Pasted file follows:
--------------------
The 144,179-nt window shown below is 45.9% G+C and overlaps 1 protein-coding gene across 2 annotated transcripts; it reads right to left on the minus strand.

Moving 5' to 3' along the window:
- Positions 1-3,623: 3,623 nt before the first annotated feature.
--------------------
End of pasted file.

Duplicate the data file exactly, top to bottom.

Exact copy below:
The 144,179-nt window shown below is 45.9% G+C and overlaps 1 protein-coding gene across 2 annotated transcripts; it reads right to left on the minus strand.

Moving 5' to 3' along the window:
- Positions 1-3,623: 3,623 nt before the first annotated feature.